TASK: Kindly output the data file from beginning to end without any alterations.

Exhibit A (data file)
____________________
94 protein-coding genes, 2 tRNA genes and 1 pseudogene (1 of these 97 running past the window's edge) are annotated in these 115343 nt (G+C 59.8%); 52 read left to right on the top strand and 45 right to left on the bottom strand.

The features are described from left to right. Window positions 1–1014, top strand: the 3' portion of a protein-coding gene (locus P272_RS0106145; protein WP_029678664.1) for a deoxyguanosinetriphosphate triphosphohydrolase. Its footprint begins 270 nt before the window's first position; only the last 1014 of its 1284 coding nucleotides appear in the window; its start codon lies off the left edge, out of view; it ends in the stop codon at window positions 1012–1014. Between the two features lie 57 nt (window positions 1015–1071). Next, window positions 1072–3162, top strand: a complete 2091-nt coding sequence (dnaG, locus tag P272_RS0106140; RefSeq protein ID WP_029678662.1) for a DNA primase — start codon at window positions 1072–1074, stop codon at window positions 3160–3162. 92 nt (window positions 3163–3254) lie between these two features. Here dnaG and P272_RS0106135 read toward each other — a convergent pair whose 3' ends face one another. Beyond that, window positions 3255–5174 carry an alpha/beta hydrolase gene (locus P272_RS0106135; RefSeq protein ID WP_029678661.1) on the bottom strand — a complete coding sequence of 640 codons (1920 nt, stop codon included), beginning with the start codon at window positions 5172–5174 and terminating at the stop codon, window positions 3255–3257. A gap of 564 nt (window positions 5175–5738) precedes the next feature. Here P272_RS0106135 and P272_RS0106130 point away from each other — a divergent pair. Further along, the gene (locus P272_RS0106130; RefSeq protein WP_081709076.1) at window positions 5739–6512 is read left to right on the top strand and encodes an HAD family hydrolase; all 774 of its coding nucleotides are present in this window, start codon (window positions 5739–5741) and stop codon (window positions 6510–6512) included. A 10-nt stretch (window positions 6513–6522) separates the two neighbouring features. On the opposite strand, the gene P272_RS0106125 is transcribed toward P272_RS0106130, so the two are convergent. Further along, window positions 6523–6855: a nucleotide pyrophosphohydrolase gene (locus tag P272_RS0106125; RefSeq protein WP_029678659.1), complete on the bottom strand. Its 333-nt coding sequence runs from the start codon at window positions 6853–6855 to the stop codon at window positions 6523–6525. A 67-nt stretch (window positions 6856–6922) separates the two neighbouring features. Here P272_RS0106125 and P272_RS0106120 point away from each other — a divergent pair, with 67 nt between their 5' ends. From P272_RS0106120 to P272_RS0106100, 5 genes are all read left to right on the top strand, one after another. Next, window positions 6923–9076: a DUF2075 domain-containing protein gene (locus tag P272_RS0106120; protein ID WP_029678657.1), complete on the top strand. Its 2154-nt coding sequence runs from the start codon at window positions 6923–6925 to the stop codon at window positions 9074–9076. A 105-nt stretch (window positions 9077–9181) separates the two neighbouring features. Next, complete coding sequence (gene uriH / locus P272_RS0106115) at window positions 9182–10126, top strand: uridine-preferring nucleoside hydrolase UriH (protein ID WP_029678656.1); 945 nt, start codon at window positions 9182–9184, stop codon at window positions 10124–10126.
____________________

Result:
94 protein-coding genes, 2 tRNA genes and 1 pseudogene (1 of these 97 running past the window's edge) are annotated in these 115343 nt (G+C 59.8%); 52 read left to right on the top strand and 45 right to left on the bottom strand.

The features are described from left to right. Window positions 1–1014, top strand: the 3' portion of a protein-coding gene (locus P272_RS0106145; protein WP_029678664.1) for a deoxyguanosinetriphosphate triphosphohydrolase. Its footprint begins 270 nt before the window's first position; only the last 1014 of its 1284 coding nucleotides appear in the window; its start codon lies off the left edge, out of view; it ends in the stop codon at window positions 1012–1014. Between the two features lie 57 nt (window positions 1015–1071). Next, window positions 1072–3162, top strand: a complete 2091-nt coding sequence (dnaG, locus tag P272_RS0106140; RefSeq protein ID WP_029678662.1) for a DNA primase — start codon at window positions 1072–1074, stop codon at window positions 3160–3162. 92 nt (window positions 3163–3254) lie between these two features. Here dnaG and P272_RS0106135 read toward each other — a convergent pair whose 3' ends face one another. Beyond that, window positions 3255–5174 carry an alpha/beta hydrolase gene (locus P272_RS0106135; RefSeq protein ID WP_029678661.1) on the bottom strand — a complete coding sequence of 640 codons (1920 nt, stop codon included), beginning with the start codon at window positions 5172–5174 and terminating at the stop codon, window positions 3255–3257. A gap of 564 nt (window positions 5175–5738) precedes the next feature. Here P272_RS0106135 and P272_RS0106130 point away from each other — a divergent pair. Further along, the gene (locus P272_RS0106130; RefSeq protein WP_081709076.1) at window positions 5739–6512 is read left to right on the top strand and encodes an HAD family hydrolase; all 774 of its coding nucleotides are present in this window, start codon (window positions 5739–5741) and stop codon (window positions 6510–6512) included. A 10-nt stretch (window positions 6513–6522) separates the two neighbouring features. On the opposite strand, the gene P272_RS0106125 is transcribed toward P272_RS0106130, so the two are convergent. Further along, window positions 6523–6855: a nucleotide pyrophosphohydrolase gene (locus tag P272_RS0106125; RefSeq protein WP_029678659.1), complete on the bottom strand. Its 333-nt coding sequence runs from the start codon at window positions 6853–6855 to the stop codon at window positions 6523–6525. A 67-nt stretch (window positions 6856–6922) separates the two neighbouring features. Here P272_RS0106125 and P272_RS0106120 point away from each other — a divergent pair, with 67 nt between their 5' ends. From P272_RS0106120 to P272_RS0106100, 5 genes are all read left to right on the top strand, one after another. Next, window positions 6923–9076: a DUF2075 domain-containing protein gene (locus tag P272_RS0106120; protein ID WP_029678657.1), complete on the top strand. Its 2154-nt coding sequence runs from the start codon at window positions 6923–6925 to the stop codon at window positions 9074–9076. A 105-nt stretch (window positions 9077–9181) separates the two neighbouring features. Next, complete coding sequence (gene uriH / locus P272_RS0106115) at window positions 9182–10126, top strand: uridine-preferring nucleoside hydrolase UriH (protein ID WP_029678656.1); 945 nt, start codon at window positions 9182–9184, stop codon at window positions 10124–10126.